CHAPTER 10

SUBSTANTIAL DIFFERENCES

EXAMPLES

Example 1 - Relevant outcomes should match

An applicant has obtained a qualification in engineering, which prepares for admission to PhD programmes in engineering and also provides professional rights in the field of engineering. If the purpose of recognition is admission to a PhD programme in engineering, the qualification should be evaluated only on the basis of the outcomes required for admission to the PhD programme, and not on the basis of the professional rights.

On the other hand, if the applicants seeks recognition for professional purposes, the evaluation should be based on the outcomes required for entrance into the profession.

Return to Recommendation – Comparing outcomes of qualifications

Example 2 – Accept (non-substantial) differences in content

If an applicant is seeking recognition for a purpose which is in line with the outcomes of his qualification (such as admission to a master’s programme in history on the basis of a bachelor’s degree in history), the competent recognition authority will usually be glad to report that no substantial differences exist between the qualification of the applicant and the required one.

Obviously, there are bound to be differences in the contents of history programmes offered in two different countries with respect to the subjects covering the national history. However, these differences should not be considered as substantial, since the applicant has developed the competences to easily extend his knowledge of history to any particular period or country.

Return to Recommendation – No substantial differences identified

Example 3 - Accept (non-substantial) differences in orientation

If an applicant wishes to change his field of study between the bachelor’s and master’s degrees, this does not automatically constitute a substantial difference by itself, as long as the overall academic and/or professional goals of the two programmes are coherent. For instance, a bachelor’s degree in physics could constitute adequate preparation for admission to a master’s programme in the history of science or philosophy of science. If the applicant is seeking admission to a graduate programme in a more remote field, he can in all fairness be required to complete additional requirements such as certain prerequisite courses. This would also be required of national students who choose to continue in a more remote field at the graduate level.

Return to Recommendation – No substantial differences identified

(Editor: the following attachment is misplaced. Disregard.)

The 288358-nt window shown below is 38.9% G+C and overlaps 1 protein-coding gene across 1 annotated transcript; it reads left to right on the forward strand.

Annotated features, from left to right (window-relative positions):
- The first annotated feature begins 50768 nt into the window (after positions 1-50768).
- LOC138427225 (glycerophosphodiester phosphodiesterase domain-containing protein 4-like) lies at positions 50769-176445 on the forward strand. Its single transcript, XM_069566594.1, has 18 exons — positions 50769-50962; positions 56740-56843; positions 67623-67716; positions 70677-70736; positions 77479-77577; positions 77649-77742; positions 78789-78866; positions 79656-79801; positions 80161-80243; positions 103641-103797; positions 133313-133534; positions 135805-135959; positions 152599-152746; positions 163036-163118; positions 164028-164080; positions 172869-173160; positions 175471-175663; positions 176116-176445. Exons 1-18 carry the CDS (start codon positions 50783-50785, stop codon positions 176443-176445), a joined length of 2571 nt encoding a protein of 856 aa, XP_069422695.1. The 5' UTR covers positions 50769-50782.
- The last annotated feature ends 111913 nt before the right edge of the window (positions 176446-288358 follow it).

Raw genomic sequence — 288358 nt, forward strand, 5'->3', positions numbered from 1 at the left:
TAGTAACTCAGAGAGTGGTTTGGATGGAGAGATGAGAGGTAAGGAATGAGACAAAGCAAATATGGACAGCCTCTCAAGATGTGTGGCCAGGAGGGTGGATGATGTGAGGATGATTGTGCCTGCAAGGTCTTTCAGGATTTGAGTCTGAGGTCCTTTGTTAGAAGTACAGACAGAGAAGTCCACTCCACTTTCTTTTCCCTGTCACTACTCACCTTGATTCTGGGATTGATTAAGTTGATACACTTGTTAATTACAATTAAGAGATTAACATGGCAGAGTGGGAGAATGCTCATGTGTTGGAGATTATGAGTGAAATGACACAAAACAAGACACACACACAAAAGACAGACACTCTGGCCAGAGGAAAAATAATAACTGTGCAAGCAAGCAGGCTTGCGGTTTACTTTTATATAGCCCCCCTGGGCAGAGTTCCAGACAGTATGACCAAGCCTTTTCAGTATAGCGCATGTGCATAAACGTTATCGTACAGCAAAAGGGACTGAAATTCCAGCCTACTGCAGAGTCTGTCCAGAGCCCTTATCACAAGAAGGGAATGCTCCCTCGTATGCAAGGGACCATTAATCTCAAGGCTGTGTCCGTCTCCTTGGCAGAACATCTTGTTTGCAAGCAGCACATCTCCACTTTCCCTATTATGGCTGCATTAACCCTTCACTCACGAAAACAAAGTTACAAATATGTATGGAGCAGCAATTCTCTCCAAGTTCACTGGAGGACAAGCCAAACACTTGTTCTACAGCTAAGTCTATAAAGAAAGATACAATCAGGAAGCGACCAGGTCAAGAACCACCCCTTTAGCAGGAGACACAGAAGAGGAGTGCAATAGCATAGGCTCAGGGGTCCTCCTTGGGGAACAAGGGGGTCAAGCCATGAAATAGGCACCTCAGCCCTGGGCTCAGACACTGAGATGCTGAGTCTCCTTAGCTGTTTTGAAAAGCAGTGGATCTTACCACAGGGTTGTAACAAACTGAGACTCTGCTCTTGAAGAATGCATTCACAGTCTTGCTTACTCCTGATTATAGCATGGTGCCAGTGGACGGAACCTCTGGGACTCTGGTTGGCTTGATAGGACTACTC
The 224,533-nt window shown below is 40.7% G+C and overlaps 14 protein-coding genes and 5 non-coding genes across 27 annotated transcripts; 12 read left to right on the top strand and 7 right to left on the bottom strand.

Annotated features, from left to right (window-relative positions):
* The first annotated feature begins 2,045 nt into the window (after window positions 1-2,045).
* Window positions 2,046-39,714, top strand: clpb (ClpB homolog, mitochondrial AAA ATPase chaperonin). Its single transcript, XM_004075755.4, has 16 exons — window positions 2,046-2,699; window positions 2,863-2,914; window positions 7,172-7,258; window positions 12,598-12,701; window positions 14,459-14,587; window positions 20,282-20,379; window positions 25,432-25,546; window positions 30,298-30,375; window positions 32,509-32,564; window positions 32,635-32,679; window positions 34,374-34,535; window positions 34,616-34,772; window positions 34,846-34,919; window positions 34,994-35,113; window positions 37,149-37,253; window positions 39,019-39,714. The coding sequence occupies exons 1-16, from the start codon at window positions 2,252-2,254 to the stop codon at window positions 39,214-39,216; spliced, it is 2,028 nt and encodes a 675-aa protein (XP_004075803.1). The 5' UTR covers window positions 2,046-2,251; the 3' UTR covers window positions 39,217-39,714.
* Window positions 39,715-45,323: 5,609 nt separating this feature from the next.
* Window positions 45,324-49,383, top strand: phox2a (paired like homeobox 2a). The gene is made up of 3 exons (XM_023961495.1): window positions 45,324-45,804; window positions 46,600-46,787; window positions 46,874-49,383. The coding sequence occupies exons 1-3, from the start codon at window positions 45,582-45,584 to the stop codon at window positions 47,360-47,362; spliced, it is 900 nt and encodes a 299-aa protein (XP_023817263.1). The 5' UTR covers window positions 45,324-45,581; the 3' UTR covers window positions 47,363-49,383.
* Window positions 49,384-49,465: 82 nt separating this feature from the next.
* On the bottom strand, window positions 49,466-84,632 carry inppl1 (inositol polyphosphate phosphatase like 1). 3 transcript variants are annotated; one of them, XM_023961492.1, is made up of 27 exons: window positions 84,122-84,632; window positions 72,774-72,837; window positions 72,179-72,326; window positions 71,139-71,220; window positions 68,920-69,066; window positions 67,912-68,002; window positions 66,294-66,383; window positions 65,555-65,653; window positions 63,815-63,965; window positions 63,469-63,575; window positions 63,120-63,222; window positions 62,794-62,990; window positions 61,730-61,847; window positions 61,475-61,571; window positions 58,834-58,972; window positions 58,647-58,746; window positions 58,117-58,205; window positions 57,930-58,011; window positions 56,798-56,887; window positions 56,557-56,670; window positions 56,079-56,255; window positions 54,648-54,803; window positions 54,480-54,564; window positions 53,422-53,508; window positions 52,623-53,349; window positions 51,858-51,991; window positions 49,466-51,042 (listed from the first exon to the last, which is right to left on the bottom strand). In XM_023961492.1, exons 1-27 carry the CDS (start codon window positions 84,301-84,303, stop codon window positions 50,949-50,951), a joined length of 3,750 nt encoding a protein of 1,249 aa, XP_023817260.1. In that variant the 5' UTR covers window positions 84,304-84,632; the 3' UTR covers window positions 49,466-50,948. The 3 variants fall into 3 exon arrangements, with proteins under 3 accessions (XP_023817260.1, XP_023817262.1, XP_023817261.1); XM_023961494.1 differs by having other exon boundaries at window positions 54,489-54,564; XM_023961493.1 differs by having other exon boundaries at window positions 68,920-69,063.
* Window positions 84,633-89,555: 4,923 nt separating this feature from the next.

Example 4 - Accept (non-substantial) differences in orientation

In many EHEA countries, the combined workload of consecutive bachelor and master programmes is 300 ECTS (usually 180 ECTS for the bachelor programme and 120 ECTS for the master programme). However, there are also countries where a bachelor programme of 180 ECTS may be followed by a master programme of 60 ECTS. These master programmes may have similar purposes and learning outcomes as the 120 ECTS master programmes, such as specialising in one of the main research areas of the chosen field of study, learning how to carry out original research, and preparing for admission to PhD programmes. Therefore, a difference of 60 ECTS between two master programmes should not be automatically considered as a substantial difference. All aspects of the master degree should be taken into account (level, workload, quality, profile and learning outcomes) and only substantial differences in the overall outcome of the programme (which would prevent the applicant to succeed in the desired activity) should be reported.

Return to Recommendation – No substantial differences identified

Example 5 - Substantial difference found

An applicant with a master’s degree in Applied Computer Science applies for admission to a PhD programme in Informatics. The main learning outcomes of the Master programme in Applied Computer Science are being able to: meet the needs of employers in the area of information technology, apply theory to the practical problems of developing information systems, and provide technological and managerial perspectives on information management. The requirement for admission to the PhD programme is a relevant master degree and research skills. The competent recognition authority reports to the applicant that the master’s degree in Applied Computer Science fulfils the formal requirements, but that the lack of research in the master programme is a substantial difference that will make it very difficult for the applicant to succeed in the PhD programme. Based on this outcome of the evaluation, a higher education institution might consider whether conditional recogni- tion could be granted, requiring the applicant to improve his research skills in the first stages of the PhD programme.

Return to Recommendation – Substantial differences found